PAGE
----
He is 17 years old and not yet finished with high school, but he arrived at a meeting at Keys Cafe in St. Paul dressed in an overcoat, a suit and a tie. He carried a briefcase and a laptop and frequently checked his cellphone for important messages.
After all, you never know who might be calling; a state legislator perhaps, or maybe New York City Mayor Michael Bloomberg's office. Perhaps even someone from the White House.
Sami Rahamim ordered a cup of coffee and a cookie. "Surprise me," he said to the waitress.
Keys, with its usual array of crusty regulars and politicos, seems like an odd venue for a teenager on a weekday afternoon. But what's normal for a high school senior whose life was upended less than five months ago, when a disgruntled worker murdered his father, Reuven Rahamim, and five other employees at his family's company?
The shootings at Accent Signage, the company Sami was being groomed to run, took his father and co-workers and forever altered the path of the teen's life.
So instead of hanging with friends or planning for the prom, Rahamim was meeting with a reporter and talking about his work to curb gun violence. Later, Rahamim would head back to the Capitol to attend hearings on gun legislation. On Friday, he got up at 5 a.m. and flew to Florida to speak at a convention. Tuesday, Rahamim will attend President Obama's State of the Union speech with Rep. Keith Ellison, D-Minn.
Ellison knew Sami and his father before the shootings, and was impressed with him.
"He's a great kid, a positive kid," said Ellison. "He brought a tear to my eye when he told me about texting his father to be careful, and never heard back. Sami has risen to the occasion and channeled his grief into doing good. His father would be proud of him."
Rahamim was on his way to visit a former girlfriend in Madison, Wis., when he heard there were shootings near his father's company. He recalls a period of surreal horror and sadness that "can't be overstated."
"It was pretty clear I was going to have to grow up pretty quickly," Rahamim said.
Rahamim worked at Accent full time during the summers with his parents, so they were all especially close. He had already been accepted into the Kelley School of Business at Indiana University, and planned to run the company when his parents retired.
Since the shooting, however, Rahamim has decided against business school and is considering either rabbinical studies or politics. He's uncertain whether he will someday run Accent.
After the shooting, Rahamim, his mother and two sisters frequently discussed gun issues and, to a lesser extent, mental health.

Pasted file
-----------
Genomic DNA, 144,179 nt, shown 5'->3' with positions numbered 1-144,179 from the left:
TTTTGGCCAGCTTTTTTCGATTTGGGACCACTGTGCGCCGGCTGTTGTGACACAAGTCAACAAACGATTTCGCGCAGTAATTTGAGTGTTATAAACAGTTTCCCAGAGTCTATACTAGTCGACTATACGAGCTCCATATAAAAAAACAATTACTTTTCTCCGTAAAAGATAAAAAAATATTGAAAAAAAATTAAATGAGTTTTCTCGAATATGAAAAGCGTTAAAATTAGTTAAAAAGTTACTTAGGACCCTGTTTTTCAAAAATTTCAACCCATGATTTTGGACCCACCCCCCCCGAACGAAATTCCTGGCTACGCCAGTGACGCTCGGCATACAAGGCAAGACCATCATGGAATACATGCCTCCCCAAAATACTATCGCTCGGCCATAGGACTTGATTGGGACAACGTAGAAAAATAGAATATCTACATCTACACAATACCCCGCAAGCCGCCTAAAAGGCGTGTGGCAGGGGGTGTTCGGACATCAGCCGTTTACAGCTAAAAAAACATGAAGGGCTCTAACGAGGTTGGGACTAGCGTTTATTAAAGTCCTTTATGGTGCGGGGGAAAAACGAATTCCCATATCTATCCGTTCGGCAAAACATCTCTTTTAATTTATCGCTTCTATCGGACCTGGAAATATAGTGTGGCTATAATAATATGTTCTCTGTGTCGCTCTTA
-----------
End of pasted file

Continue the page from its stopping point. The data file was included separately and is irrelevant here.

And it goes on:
"We really don't know what was going on with him because he was never diagnosed," said Rahamim of killer Andrew Engeldinger. "We can speculate all we want, but what we do know is that a gun was involved."
For months, Rahamim grieved and made attempts to go back to a more normal life. Then the Newtown, Conn., shootings happened and "the discussion shifted in America and the door opened to me," Rahamim said.
Rahamim attended a rally by Protect Minnesota, a nonprofit seeking a solution to gun violence, and approached executive director Heather Martens.
"What can I do to help?" he asked her.
"I knew immediately who he was," said Martens. But before they could even discuss his role, Bloomberg's office called to see if anyone from the Accent shooting wanted to be part of a campaign for gun control. Rahamim went to New York, and while there did a video as part of the "Demand a Plan" to end violence campaign.
"[Rahamim] is old beyond his years," said Martens. "He's very bright, very passionate and very dedicated to getting meaning out of a meaningless tragedy."
Rahamim has been so busy on the issue, he's stopped going to classes and instead is working with a tutor to finish high school.
Meanwhile, he has absorbed statistics on gun violence and can recite them from memory. He is quick to point out that he is not anti-gun, but wants stricter background checks and laws that keep guns out of the hands of people who shouldn't have them. He says polls show most gun owners agree with him, especially on background checks.
Rahamim is quick to criticize organizations such as the National Rifle Association, which he said used to favor background checks. "Now it's heresy to say that," he said. "They traffic in fear, and I believe they are mostly telling lies."
Rahamim's message isn't always welcome. Even though he's a teen who lost his father less than five months ago, some pro-gun members of the audience heckled him after he spoke at the Capitol last week, he said. It doesn't bother him.
As for those who might think his grief is being used by anti-gun groups?
"Of course I'm not being exploited," he said. "That's so silly. We have been so traumatized by violence in this country. For me, it's all about honing my skills and using them for good in the face of tragedy."
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